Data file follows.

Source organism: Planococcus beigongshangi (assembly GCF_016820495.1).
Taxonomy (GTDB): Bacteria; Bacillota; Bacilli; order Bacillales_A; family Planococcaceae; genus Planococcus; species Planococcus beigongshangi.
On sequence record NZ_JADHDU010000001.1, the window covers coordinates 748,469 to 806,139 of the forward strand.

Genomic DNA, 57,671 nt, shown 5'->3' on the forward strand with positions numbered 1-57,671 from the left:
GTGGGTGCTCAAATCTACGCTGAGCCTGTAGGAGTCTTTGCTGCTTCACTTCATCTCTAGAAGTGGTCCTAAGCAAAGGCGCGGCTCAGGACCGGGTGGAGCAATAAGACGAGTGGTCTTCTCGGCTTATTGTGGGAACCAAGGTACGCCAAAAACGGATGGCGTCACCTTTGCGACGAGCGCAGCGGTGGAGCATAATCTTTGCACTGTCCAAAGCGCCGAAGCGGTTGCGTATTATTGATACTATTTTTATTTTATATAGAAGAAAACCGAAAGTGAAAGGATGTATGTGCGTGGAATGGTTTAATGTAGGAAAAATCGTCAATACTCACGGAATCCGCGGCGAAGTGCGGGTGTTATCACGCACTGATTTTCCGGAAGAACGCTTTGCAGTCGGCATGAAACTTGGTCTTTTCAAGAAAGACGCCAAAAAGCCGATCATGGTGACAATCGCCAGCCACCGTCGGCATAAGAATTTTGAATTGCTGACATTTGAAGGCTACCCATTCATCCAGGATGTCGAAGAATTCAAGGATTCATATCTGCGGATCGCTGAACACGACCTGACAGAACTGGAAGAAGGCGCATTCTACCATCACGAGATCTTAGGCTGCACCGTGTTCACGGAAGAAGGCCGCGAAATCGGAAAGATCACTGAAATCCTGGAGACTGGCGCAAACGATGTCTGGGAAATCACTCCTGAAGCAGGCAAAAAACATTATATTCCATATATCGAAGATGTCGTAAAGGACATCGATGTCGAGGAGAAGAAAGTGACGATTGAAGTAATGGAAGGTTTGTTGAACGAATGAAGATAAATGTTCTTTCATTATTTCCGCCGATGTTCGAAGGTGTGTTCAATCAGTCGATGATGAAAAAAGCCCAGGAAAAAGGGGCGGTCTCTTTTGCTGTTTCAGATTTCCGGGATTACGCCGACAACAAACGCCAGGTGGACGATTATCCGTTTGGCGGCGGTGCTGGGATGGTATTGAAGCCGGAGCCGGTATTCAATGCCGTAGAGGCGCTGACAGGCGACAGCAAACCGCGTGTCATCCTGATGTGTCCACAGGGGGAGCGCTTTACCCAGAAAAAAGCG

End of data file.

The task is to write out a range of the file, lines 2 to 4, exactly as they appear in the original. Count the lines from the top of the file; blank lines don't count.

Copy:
Taxonomy (GTDB): Bacteria; Bacillota; Bacilli; order Bacillales_A; family Planococcaceae; genus Planococcus; species Planococcus beigongshangi.
On sequence record NZ_JADHDU010000001.1, the window covers coordinates 748,469 to 806,139 of the forward strand.

Genomic DNA, 57,671 nt, shown 5'->3' on the forward strand with positions numbered 1-57,671 from the left: